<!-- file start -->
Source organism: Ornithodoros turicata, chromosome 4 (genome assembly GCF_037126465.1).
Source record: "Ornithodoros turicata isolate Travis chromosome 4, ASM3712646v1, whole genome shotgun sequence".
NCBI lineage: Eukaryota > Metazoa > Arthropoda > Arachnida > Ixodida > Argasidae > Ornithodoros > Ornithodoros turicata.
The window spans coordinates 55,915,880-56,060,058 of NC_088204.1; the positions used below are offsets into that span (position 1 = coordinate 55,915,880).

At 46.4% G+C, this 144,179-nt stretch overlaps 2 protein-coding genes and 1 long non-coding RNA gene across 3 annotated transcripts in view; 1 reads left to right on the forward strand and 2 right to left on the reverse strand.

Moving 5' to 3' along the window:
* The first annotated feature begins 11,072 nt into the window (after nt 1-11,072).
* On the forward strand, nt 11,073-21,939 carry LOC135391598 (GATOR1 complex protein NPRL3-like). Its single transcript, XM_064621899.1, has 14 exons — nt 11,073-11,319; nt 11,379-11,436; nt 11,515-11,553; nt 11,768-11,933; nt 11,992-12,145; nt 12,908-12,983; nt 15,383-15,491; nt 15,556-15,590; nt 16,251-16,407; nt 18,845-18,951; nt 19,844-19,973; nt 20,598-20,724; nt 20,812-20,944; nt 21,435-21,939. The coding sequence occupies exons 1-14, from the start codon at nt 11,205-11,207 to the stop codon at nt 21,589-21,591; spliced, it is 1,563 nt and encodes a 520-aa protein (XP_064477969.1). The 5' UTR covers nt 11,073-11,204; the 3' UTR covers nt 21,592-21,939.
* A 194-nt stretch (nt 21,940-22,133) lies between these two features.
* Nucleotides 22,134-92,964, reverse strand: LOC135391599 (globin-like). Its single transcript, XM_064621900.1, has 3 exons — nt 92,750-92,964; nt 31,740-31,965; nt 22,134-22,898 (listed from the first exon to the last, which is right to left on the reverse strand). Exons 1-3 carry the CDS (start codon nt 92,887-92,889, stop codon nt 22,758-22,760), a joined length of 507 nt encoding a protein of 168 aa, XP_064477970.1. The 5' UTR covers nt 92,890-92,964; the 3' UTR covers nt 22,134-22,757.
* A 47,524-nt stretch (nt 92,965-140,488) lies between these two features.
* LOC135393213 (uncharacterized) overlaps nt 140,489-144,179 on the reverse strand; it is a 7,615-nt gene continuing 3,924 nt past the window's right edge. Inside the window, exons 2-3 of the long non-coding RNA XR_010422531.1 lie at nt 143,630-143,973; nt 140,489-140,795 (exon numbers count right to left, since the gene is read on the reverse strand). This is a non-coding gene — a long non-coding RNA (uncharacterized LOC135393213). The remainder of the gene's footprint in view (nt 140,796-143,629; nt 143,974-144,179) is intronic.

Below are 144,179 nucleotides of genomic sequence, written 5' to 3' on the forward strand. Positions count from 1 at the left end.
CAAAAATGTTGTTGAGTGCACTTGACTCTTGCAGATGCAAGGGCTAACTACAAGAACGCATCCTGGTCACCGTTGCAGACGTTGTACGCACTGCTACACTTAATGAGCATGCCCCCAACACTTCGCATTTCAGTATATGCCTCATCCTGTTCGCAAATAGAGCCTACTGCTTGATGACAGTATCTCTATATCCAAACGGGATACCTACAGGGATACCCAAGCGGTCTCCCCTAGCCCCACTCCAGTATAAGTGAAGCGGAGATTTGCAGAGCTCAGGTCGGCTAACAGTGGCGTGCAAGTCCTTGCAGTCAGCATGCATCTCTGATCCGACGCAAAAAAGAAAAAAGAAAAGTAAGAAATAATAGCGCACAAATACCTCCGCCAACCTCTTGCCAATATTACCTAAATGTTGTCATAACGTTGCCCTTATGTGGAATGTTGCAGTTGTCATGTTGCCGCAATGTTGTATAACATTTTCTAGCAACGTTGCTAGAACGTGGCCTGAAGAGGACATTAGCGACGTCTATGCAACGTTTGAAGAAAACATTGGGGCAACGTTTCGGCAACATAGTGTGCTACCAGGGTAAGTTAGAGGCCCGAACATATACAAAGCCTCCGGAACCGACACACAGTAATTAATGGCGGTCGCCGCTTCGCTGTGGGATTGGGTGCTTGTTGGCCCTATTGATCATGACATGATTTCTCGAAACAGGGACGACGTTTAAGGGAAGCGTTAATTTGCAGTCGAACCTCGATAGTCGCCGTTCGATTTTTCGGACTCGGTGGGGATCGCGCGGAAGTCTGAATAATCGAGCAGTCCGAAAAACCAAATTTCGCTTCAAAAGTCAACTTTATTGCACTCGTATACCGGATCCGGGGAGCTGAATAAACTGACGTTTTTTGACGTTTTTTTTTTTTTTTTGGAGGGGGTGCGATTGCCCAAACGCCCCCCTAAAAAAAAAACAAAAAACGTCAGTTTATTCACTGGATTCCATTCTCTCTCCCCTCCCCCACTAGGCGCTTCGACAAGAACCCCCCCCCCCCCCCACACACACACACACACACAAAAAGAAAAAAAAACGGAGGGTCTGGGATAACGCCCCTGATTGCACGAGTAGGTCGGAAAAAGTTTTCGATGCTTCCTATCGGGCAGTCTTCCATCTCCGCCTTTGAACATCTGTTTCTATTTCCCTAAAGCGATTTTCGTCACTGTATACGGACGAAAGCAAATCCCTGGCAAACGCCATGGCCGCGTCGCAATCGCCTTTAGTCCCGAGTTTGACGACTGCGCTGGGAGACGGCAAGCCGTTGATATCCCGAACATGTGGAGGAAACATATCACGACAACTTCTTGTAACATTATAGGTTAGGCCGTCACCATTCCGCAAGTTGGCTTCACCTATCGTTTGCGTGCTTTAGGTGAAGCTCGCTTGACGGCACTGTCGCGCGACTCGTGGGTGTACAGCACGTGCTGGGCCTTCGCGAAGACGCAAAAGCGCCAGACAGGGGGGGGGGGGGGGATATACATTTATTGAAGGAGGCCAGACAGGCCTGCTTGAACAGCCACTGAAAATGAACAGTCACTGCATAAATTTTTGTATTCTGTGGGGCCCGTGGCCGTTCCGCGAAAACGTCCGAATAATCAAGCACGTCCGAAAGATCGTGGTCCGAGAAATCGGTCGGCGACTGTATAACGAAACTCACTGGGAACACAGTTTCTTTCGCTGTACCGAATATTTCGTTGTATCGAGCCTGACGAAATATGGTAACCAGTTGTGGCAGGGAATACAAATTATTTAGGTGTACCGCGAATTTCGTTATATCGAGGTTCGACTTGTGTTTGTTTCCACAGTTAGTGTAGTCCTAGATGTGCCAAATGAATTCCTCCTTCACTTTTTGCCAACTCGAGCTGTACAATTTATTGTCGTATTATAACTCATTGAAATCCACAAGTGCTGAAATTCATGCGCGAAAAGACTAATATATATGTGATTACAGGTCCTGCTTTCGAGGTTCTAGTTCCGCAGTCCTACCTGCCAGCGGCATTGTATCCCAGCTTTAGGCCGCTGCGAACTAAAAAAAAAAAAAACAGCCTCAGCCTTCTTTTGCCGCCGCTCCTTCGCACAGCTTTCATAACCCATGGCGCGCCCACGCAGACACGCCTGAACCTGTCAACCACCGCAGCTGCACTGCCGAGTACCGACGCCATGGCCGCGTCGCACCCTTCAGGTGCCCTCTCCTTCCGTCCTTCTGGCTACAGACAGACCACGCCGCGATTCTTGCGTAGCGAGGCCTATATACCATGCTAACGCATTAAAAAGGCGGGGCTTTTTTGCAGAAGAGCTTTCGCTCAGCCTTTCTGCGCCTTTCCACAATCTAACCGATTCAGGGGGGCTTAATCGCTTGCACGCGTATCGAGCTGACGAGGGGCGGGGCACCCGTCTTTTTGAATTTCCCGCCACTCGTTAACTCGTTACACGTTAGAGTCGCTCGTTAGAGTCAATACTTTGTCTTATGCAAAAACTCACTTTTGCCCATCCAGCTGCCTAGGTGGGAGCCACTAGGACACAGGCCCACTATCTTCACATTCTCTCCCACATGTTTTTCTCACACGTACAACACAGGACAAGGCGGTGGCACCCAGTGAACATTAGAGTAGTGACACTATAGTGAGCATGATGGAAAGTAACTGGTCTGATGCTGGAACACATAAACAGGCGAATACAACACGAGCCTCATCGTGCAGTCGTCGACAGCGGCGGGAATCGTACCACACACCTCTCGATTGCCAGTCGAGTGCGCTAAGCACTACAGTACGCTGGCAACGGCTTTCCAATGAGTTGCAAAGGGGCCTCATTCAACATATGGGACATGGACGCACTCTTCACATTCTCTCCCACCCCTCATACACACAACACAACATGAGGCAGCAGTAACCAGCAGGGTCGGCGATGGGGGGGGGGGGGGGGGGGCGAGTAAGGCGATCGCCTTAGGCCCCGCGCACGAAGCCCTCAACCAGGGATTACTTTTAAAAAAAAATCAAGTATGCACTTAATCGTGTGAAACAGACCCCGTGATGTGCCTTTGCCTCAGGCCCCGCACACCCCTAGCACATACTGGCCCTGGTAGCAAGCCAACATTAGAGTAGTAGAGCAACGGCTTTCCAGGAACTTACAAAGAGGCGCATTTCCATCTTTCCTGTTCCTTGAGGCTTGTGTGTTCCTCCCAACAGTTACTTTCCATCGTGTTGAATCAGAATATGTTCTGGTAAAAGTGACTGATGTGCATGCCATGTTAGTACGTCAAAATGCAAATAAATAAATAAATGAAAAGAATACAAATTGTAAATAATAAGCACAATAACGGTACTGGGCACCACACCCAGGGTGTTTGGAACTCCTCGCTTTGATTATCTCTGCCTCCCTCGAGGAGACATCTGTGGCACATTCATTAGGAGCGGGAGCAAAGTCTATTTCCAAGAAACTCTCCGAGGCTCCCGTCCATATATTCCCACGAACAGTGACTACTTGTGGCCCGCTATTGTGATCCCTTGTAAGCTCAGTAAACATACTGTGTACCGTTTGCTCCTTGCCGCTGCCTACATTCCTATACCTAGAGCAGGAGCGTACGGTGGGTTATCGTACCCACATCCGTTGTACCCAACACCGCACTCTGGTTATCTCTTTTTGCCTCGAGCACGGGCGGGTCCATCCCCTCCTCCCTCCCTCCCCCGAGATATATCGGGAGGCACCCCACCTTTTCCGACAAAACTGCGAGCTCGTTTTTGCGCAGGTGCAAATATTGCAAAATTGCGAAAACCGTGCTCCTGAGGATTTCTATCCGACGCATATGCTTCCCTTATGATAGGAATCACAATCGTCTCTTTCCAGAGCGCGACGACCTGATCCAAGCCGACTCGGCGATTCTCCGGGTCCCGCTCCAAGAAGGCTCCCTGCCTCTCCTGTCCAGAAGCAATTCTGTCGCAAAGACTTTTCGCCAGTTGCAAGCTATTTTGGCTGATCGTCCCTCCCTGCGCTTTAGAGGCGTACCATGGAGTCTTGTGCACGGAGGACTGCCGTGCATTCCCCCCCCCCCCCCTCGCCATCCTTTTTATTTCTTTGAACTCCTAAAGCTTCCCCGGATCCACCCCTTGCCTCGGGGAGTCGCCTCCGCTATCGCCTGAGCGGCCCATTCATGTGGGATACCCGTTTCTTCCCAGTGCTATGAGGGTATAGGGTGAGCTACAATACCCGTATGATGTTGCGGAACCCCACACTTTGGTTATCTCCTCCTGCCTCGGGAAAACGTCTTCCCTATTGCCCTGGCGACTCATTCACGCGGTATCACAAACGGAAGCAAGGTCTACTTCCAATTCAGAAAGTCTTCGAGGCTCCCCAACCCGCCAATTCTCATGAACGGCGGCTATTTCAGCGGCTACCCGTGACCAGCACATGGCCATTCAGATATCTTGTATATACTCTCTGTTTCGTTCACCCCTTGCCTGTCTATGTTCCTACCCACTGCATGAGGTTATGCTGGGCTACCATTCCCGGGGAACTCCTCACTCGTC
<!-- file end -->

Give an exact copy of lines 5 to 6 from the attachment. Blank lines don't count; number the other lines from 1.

At 46.4% G+C, this 144,179-nt stretch overlaps 2 protein-coding genes and 1 long non-coding RNA gene across 3 annotated transcripts in view; 1 reads left to right on the forward strand and 2 right to left on the reverse strand.

Moving 5' to 3' along the window: